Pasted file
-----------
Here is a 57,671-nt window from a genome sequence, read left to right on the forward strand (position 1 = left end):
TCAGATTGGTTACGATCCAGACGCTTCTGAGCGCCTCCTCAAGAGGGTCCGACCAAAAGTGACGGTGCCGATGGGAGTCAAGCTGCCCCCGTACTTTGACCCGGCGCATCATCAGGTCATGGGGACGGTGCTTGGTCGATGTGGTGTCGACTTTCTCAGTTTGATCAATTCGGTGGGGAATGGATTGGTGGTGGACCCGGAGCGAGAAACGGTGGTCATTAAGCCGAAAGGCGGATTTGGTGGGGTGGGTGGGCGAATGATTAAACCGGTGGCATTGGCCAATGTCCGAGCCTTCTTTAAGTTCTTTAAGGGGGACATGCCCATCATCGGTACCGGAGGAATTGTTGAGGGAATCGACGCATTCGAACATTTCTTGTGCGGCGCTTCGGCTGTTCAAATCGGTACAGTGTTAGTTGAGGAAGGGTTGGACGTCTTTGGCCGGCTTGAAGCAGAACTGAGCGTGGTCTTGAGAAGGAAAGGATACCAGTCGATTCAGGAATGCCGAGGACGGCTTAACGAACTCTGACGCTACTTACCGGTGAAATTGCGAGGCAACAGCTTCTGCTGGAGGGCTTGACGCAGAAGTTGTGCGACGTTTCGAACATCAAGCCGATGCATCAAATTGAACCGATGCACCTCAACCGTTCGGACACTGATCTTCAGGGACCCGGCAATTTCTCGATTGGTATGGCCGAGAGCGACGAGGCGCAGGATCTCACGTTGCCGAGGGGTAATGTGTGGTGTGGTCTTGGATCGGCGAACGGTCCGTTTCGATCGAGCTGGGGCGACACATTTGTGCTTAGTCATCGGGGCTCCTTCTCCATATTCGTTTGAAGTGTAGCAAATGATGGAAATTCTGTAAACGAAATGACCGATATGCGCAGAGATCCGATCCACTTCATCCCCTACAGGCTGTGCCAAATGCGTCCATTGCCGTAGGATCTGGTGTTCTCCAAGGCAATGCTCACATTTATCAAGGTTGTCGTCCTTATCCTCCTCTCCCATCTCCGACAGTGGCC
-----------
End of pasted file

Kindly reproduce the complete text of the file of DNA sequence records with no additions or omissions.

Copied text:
Here is a 57,671-nt window from a genome sequence, read left to right on the forward strand (position 1 = left end):
TCAGATTGGTTACGATCCAGACGCTTCTGAGCGCCTCCTCAAGAGGGTCCGACCAAAAGTGACGGTGCCGATGGGAGTCAAGCTGCCCCCGTACTTTGACCCGGCGCATCATCAGGTCATGGGGACGGTGCTTGGTCGATGTGGTGTCGACTTTCTCAGTTTGATCAATTCGGTGGGGAATGGATTGGTGGTGGACCCGGAGCGAGAAACGGTGGTCATTAAGCCGAAAGGCGGATTTGGTGGGGTGGGTGGGCGAATGATTAAACCGGTGGCATTGGCCAATGTCCGAGCCTTCTTTAAGTTCTTTAAGGGGGACATGCCCATCATCGGTACCGGAGGAATTGTTGAGGGAATCGACGCATTCGAACATTTCTTGTGCGGCGCTTCGGCTGTTCAAATCGGTACAGTGTTAGTTGAGGAAGGGTTGGACGTCTTTGGCCGGCTTGAAGCAGAACTGAGCGTGGTCTTGAGAAGGAAAGGATACCAGTCGATTCAGGAATGCCGAGGACGGCTTAACGAACTCTGACGCTACTTACCGGTGAAATTGCGAGGCAACAGCTTCTGCTGGAGGGCTTGACGCAGAAGTTGTGCGACGTTTCGAACATCAAGCCGATGCATCAAATTGAACCGATGCACCTCAACCGTTCGGACACTGATCTTCAGGGACCCGGCAATTTCTCGATTGGTATGGCCGAGAGCGACGAGGCGCAGGATCTCACGTTGCCGAGGGGTAATGTGTGGTGTGGTCTTGGATCGGCGAACGGTCCGTTTCGATCGAGCTGGGGCGACACATTTGTGCTTAGTCATCGGGGCTCCTTCTCCATATTCGTTTGAAGTGTAGCAAATGATGGAAATTCTGTAAACGAAATGACCGATATGCGCAGAGATCCGATCCACTTCATCCCCTACAGGCTGTGCCAAATGCGTCCATTGCCGTAGGATCTGGTGTTCTCCAAGGCAATGCTCACATTTATCAAGGTTGTCGTCCTTATCCTCCTCTCCCATCTCCGACAGTGGCC